This section is from the book "A Text-Book Of Pharmacology, Therapeutics And Materia Medica", by T. Lauder Brunton. Also available from Amazon: A text-book of pharmacology, therapeutics and materia medica.
Characters. - In small white crystalline grains, or transparent cubic crystals, free from moisture. It has a purely saline taste, and imparts a yellow colour to flame.
Actions. - Although chloride of sodium is not much used as a remedy, it is most important as a food. It forms a large proportion of the salts of the body, and no doubt plays a very important part in tissue-change. When persons are deprived of it for a length of time the longing for it becomes intense, and animals will go very great distances to obtain it. When mixed with water, in the proportion of 0.65 to 100, the solution does not destroy animal tissues like water alone, and may be mixed with blood without destroying the corpuscles (vide p. 600). Strong solutions, however, are intensely irritating. When injected into the lymph-sac of a frog it causes increased diapedesis of the red corpuscles, which then pass out through the vessels in considerable numbers. It is possible that an increase in the proportion of sodium chloride may have something to do with the production of scurvy, as this disease appears to be relieved by salts containing another base than sodium and another acid radical than chlorine.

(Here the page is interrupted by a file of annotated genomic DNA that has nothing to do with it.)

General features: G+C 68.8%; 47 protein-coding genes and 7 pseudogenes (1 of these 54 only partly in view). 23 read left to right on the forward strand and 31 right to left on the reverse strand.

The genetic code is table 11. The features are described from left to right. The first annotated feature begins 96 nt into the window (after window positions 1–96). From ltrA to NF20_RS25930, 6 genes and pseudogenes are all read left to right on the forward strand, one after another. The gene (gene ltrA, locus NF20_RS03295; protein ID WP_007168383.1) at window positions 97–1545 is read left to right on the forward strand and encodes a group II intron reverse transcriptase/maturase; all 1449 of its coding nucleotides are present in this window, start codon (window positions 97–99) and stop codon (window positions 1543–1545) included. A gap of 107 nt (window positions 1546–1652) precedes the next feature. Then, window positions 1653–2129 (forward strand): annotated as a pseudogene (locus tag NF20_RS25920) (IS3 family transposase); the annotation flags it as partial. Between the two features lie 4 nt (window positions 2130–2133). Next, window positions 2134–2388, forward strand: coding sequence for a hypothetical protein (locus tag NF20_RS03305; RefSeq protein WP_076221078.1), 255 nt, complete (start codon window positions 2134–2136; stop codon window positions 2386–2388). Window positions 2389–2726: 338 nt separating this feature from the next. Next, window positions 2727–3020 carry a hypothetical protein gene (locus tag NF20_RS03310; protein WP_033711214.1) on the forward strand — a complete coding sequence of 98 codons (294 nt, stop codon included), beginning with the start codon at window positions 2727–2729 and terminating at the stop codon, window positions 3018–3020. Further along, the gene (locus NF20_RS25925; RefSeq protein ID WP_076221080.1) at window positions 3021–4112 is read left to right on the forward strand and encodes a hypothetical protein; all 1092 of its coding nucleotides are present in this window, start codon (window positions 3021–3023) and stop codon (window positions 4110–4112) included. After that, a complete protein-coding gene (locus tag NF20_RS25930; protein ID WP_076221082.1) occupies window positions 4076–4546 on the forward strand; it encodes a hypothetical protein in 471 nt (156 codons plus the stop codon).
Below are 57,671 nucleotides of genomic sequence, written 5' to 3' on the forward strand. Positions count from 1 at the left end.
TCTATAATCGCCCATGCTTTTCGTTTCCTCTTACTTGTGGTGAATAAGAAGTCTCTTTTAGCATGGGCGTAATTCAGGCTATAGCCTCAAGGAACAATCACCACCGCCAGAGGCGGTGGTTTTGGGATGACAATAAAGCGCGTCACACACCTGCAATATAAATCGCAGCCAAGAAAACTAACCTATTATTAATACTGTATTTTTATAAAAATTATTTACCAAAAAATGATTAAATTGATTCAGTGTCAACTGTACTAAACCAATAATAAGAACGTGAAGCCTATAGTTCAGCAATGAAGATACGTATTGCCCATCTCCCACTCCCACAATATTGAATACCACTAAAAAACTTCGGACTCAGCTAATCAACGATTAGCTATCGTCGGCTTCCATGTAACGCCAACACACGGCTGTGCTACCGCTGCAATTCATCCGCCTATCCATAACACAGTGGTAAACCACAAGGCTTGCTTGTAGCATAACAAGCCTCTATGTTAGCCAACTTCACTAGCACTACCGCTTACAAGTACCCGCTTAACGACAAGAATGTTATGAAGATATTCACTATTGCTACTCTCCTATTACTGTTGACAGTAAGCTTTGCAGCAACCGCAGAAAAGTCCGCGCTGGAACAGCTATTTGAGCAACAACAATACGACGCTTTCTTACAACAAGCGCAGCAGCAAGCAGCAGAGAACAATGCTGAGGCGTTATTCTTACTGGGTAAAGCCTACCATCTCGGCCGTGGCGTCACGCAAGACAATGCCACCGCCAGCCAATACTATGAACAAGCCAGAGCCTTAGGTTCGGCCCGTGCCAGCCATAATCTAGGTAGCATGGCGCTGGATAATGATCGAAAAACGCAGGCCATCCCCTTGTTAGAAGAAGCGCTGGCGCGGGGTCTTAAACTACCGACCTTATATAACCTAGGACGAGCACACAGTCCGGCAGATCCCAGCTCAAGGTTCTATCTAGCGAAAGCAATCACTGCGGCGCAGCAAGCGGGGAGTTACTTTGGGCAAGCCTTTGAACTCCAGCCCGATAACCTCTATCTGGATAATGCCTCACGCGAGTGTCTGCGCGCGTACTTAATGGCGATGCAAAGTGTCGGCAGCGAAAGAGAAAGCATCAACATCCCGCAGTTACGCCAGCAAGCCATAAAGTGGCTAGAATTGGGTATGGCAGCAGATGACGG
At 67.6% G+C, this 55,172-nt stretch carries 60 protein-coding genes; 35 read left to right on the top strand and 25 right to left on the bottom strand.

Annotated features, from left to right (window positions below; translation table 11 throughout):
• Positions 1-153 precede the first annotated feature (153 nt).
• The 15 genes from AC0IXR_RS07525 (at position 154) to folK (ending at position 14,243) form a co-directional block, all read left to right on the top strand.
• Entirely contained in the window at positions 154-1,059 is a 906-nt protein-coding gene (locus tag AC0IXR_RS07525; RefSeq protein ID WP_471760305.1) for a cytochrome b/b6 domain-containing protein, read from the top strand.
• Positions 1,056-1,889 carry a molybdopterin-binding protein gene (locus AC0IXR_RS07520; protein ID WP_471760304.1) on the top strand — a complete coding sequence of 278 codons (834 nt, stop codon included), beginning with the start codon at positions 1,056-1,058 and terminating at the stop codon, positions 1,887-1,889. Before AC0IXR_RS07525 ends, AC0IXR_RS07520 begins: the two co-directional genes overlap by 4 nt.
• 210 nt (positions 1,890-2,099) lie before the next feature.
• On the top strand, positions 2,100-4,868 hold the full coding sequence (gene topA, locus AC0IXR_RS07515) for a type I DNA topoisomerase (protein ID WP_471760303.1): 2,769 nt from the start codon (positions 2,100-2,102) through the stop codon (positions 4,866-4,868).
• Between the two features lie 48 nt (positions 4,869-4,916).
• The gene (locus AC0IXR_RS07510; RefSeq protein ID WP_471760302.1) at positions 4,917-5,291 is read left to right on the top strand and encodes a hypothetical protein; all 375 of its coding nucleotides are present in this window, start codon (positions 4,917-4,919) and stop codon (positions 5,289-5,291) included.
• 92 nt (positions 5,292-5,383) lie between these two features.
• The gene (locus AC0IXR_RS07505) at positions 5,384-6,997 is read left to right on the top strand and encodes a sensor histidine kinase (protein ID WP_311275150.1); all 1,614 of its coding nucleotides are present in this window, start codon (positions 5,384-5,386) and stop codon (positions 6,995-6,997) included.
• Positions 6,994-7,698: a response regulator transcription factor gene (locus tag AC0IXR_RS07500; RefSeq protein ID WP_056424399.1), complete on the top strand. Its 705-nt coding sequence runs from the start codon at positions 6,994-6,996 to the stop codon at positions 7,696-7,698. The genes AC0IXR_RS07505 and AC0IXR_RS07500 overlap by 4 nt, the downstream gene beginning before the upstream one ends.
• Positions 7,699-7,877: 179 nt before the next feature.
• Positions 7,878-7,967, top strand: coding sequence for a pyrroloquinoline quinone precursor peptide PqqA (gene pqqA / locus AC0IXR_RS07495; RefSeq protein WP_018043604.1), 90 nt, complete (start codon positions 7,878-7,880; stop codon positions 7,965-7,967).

Uses. - Externally it is used as a stimulant to the skin in the form of baths (pp. 459 and 469). A solution of salt of 1/2 to 1 per cent. has been recommended by Kuhne to wash wounds and raw surfaces in place of water, as it does not destroy the vitality of the tissues, and a similar solution may be used instead of water to wash out the nasal cavities, either alone or mixed with other medicaments. When taken in considerable quantities it produces vomiting, and may be used as an emetic, either alone or to aid the action of other emetics. Half a tea-spoonful of dry salt, repeated until nausea is produced, is said sometimes to arrest haemoptysis. It appears to diminish the secretion of mucus, and may be given to children suffering from worms, where the intestinal mucus is excessive and affords a nidus for the parasites.
A solution (3SS in j water) flavoured with liquorice, in table-spoonful doses every two hours, sometimes proves very useful in causing absorption of pleuritic serous exudation. It is contra-indicated when the exudation is purulent.
After haemorrhage there is generally excessive thirst, and the addition of chloride of sodium to the water drunk by the patient has been recommended in order to prevent destruction of the blood-corpuscles which might arise from the absorption of small amounts of pure water. During convalescence patients sometimes exhibit a desire for salt and indigestible food, which, if given, would probably derange the digestion, but the craving may be allayed by giving salt alone. It has been used in bilious diarrhoea, in doses of 10 to 60 grains, three or four times a day.
As an enema to destroy ascarides it is frequently used. The proportion generally is 1 or 2 tablespoonfuls to the pint of water.